People enjoy watching artists paint on location in the open air or what is called En Plein Air.
Joy Snihur Wyatt Laking, one of the artists featured in the upcoming “Across the Surface” art show in Truro, has written a wonderful description of the process:
“ As a child, I would go painting on location with my mother, Owen Sound artist, Joyce Snihur. I was always embarrassed when people looked at my work, feeling it was mediocre compared to hers. There are many challenges to painting outside and not the least of which is experience and expertise.
Now at aged 64, I still paint en plein air and still find the experience physically and mentally challenging. The first hurtle is to find some spark of inspiration so I usually set off in the early morning, my car fully loaded with art supplies, water, sandwiches, sweaters and coats, sunscreen and bug repellant. I drive along just thinking, looking and hoping that something will call out ‘Paint me.’
Once I have my subject, I take a good long look at it. I evaluate the lighting, the angles, and what makes this subject of interest to me. I take a bunch of photos and usually do a small ink and watercolour sketch of the image and by doing this I internalize the subject. Most of the big decisions about the painting fall into place at this stage; the composition, the tones and values, the hues or colours and the medium, watercolour or acrylic, that I want to paint in.
The start of the painting usually goes easily, if I have found an idea that interests me and if I have done the necessary planning. Once the entire canvas has an underpainting, I start establishing the lights and darks. I find all of this process engaging.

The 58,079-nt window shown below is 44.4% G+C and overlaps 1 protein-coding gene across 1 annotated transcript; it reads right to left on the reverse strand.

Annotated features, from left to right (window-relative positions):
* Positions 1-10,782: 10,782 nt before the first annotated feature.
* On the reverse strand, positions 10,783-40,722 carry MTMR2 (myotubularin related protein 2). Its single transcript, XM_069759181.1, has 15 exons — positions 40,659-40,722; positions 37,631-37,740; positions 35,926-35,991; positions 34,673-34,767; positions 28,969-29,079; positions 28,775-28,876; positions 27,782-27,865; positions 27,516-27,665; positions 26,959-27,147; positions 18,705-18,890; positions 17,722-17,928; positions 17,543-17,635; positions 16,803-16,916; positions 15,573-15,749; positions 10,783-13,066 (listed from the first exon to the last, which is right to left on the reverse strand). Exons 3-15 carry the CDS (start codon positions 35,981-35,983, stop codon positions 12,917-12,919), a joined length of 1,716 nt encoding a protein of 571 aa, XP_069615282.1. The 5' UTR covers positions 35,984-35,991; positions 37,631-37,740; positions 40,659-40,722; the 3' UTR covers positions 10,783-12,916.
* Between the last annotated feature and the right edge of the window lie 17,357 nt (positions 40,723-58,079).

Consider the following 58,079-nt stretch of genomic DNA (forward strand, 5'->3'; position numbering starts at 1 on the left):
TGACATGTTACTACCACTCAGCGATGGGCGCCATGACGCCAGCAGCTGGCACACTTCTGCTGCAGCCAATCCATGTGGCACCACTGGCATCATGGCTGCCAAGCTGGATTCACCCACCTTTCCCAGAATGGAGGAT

After the underpainting is finished and tonal values are set I begin the actual finished painting. At about the two-third mark, approximately five or so hours into an en plein air painting, the usual crisis of confidence returns. I worry that the painting will be mediocre. I wonder why I ever thought that I would be a painter. No matter how many times I experience this hump or crisis, it is never easy. At this point I must engage my mind enough that I can relax and carry on painting.
Hopefully during the last third of the painting, the sizzle of life begins to show itself in a painting. I catch myself thinking, ‘I am going to be a painter when I grow up!’ I begin to love what is happening and I continue until everything that needs to be painted is painted. I pack up and drive home, elated and totally exhausted.”
Using a combination of reference photographs and En Plein Air is common for most artists, as is overcoming self doubts during the creative process. The finished paintings serve as a reminder of what can be accomplished through inspiration, imagination, skill and determination. Laking's masterworks and those of the other realist artists, Tom Forrestall, Paul Hannon, Ed Huner, Gordon MacDonald, Shelley Mitchell, Susan Paterson and Steven Rhude, will be in Truro Sept. 5 to 25 at the NSCC's McCarthy Art Gallery.
Janice Guinan is a local artist who passionately believes in the importance of visual art. Her About Art column will appear each week in the Truro Daily News. Guinan also writes a weekly column for the Colchester Weekly News. Both can be viewed online at www.trurodaily.com.